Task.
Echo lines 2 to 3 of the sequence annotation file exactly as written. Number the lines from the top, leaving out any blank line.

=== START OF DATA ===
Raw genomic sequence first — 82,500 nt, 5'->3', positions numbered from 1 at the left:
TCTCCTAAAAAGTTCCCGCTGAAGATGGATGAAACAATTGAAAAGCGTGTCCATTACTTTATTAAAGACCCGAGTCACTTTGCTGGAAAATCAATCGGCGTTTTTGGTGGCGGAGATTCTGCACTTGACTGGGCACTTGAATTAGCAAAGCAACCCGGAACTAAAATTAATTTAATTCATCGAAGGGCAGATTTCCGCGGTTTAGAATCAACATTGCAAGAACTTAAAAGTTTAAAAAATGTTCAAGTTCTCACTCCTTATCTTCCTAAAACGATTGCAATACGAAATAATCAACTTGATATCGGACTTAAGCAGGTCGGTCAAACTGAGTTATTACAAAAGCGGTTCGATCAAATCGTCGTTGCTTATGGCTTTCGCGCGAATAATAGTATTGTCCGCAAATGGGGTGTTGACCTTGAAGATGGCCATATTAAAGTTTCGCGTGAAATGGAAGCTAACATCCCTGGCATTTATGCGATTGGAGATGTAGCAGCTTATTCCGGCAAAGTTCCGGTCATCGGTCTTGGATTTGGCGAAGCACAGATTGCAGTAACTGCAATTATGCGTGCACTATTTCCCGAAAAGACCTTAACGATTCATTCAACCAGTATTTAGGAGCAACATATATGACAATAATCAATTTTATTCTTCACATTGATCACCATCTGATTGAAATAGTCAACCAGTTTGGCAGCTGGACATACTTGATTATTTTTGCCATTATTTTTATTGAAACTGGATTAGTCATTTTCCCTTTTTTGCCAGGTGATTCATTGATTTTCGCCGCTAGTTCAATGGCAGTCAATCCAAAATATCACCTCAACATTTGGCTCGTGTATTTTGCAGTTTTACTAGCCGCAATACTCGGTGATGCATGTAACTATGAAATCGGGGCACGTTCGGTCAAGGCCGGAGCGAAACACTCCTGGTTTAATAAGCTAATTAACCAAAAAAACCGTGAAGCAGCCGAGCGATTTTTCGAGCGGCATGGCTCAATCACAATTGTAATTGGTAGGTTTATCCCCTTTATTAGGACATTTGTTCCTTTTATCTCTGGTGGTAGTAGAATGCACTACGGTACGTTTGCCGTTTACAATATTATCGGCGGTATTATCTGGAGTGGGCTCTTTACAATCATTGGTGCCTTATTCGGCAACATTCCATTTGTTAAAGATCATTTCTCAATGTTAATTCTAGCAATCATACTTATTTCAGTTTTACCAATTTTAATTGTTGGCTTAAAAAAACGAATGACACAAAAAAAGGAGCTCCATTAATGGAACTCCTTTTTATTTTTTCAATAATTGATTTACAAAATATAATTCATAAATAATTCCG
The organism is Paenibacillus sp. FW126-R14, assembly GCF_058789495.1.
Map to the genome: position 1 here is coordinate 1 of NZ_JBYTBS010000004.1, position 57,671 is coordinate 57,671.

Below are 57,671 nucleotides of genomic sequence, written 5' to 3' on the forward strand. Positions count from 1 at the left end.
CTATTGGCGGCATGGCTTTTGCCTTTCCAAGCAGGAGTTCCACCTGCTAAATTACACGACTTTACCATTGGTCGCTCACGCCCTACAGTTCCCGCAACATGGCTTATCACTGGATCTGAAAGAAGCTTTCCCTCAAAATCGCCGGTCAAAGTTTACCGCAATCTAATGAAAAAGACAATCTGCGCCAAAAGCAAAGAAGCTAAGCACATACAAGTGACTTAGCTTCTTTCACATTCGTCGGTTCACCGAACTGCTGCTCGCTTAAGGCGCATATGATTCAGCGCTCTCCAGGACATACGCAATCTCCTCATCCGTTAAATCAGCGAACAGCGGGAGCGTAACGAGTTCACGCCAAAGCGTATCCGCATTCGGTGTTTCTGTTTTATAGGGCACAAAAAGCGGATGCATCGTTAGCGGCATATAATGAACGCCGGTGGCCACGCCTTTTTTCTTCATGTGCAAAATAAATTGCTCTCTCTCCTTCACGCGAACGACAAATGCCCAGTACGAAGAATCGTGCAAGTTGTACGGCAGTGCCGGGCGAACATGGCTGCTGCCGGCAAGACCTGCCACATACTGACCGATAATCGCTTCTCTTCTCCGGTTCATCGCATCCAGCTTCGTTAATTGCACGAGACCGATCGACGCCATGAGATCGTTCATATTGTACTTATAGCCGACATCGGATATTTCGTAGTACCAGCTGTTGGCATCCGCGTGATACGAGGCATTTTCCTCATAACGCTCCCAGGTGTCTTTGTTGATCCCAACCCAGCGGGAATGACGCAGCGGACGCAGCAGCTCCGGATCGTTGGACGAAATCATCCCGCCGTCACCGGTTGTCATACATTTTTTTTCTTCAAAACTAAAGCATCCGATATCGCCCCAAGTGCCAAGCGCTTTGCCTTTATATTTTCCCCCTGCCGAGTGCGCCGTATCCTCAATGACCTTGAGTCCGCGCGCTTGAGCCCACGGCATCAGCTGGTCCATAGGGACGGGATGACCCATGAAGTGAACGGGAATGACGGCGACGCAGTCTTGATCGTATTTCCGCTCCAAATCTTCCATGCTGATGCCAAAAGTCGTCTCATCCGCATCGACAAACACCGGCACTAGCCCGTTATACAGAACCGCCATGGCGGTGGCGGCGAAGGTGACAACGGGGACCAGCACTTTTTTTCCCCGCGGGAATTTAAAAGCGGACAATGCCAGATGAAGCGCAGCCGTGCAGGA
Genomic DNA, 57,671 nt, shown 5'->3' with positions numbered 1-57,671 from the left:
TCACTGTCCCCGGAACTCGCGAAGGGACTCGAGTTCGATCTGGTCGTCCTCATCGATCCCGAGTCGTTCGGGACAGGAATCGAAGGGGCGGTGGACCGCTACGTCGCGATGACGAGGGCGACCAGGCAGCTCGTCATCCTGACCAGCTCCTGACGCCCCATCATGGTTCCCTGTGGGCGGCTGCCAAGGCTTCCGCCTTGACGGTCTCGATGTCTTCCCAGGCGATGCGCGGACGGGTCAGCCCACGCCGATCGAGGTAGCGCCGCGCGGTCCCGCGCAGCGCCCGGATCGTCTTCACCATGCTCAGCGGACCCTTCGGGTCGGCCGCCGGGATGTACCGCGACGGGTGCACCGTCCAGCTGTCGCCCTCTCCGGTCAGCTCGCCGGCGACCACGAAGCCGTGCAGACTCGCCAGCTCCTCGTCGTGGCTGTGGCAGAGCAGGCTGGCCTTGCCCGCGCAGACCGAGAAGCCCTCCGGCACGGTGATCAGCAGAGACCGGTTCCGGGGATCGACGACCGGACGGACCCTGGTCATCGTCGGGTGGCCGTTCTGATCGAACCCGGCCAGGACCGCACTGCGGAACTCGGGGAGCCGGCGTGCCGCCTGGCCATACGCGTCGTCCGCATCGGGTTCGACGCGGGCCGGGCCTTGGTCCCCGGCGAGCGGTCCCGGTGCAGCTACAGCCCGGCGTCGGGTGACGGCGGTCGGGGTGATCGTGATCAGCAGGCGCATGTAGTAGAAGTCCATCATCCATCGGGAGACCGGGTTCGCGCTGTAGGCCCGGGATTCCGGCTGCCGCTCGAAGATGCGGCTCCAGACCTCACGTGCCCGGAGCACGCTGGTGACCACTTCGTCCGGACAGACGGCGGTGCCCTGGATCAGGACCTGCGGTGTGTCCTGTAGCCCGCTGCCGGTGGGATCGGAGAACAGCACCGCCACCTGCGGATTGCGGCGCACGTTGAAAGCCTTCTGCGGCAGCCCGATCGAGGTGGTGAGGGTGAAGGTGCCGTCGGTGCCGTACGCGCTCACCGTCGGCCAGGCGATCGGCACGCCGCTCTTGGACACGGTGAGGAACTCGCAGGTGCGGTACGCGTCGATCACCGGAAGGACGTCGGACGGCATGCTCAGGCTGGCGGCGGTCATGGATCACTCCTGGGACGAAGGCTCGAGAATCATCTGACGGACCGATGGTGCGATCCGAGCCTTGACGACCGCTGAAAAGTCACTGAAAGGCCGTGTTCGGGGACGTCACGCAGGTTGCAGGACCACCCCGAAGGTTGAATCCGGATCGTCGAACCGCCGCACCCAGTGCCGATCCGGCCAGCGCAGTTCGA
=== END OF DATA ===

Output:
TCTCCTAAAAAGTTCCCGCTGAAGATGGATGAAACAATTGAAAAGCGTGTCCATTACTTTATTAAAGACCCGAGTCACTTTGCTGGAAAATCAATCGGCGTTTTTGGTGGCGGAGATTCTGCACTTGACTGGGCACTTGAATTAGCAAAGCAACCCGGAACTAAAATTAATTTAATTCATCGAAGGGCAGATTTCCGCGGTTTAGAATCAACATTGCAAGAACTTAAAAGTTTAAAAAATGTTCAAGTTCTCACTCCTTATCTTCCTAAAACGATTGCAATACGAAATAATCAACTTGATATCGGACTTAAGCAGGTCGGTCAAACTGAGTTATTACAAAAGCGGTTCGATCAAATCGTCGTTGCTTATGGCTTTCGCGCGAATAATAGTATTGTCCGCAAATGGGGTGTTGACCTTGAAGATGGCCATATTAAAGTTTCGCGTGAAATGGAAGCTAACATCCCTGGCATTTATGCGATTGGAGATGTAGCAGCTTATTCCGGCAAAGTTCCGGTCATCGGTCTTGGATTTGGCGAAGCACAGATTGCAGTAACTGCAATTATGCGTGCACTATTTCCCGAAAAGACCTTAACGATTCATTCAACCAGTATTTAGGAGCAACATATATGACAATAATCAATTTTATTCTTCACATTGATCACCATCTGATTGAAATAGTCAACCAGTTTGGCAGCTGGACATACTTGATTATTTTTGCCATTATTTTTATTGAAACTGGATTAGTCATTTTCCCTTTTTTGCCAGGTGATTCATTGATTTTCGCCGCTAGTTCAATGGCAGTCAATCCAAAATATCACCTCAACATTTGGCTCGTGTATTTTGCAGTTTTACTAGCCGCAATACTCGGTGATGCATGTAACTATGAAATCGGGGCACGTTCGGTCAAGGCCGGAGCGAAACACTCCTGGTTTAATAAGCTAATTAACCAAAAAAACCGTGAAGCAGCCGAGCGATTTTTCGAGCGGCATGGCTCAATCACAATTGTAATTGGTAGGTTTATCCCCTTTATTAGGACATTTGTTCCTTTTATCTCTGGTGGTAGTAGAATGCACTACGGTACGTTTGCCGTTTACAATATTATCGGCGGTATTATCTGGAGTGGGCTCTTTACAATCATTGGTGCCTTATTCGGCAACATTCCATTTGTTAAAGATCATTTCTCAATGTTAATTCTAGCAATCATACTTATTTCAGTTTTACCAATTTTAATTGTTGGCTTAAAAAAACGAATGACACAAAAAAAGGAGCTCCATTAATGGAACTCCTTTTTATTTTTTCAATAATTGATTTACAAAATATAATTCATAAATAATTCCG
The organism is Paenibacillus sp. FW126-R14, assembly GCF_058789495.1.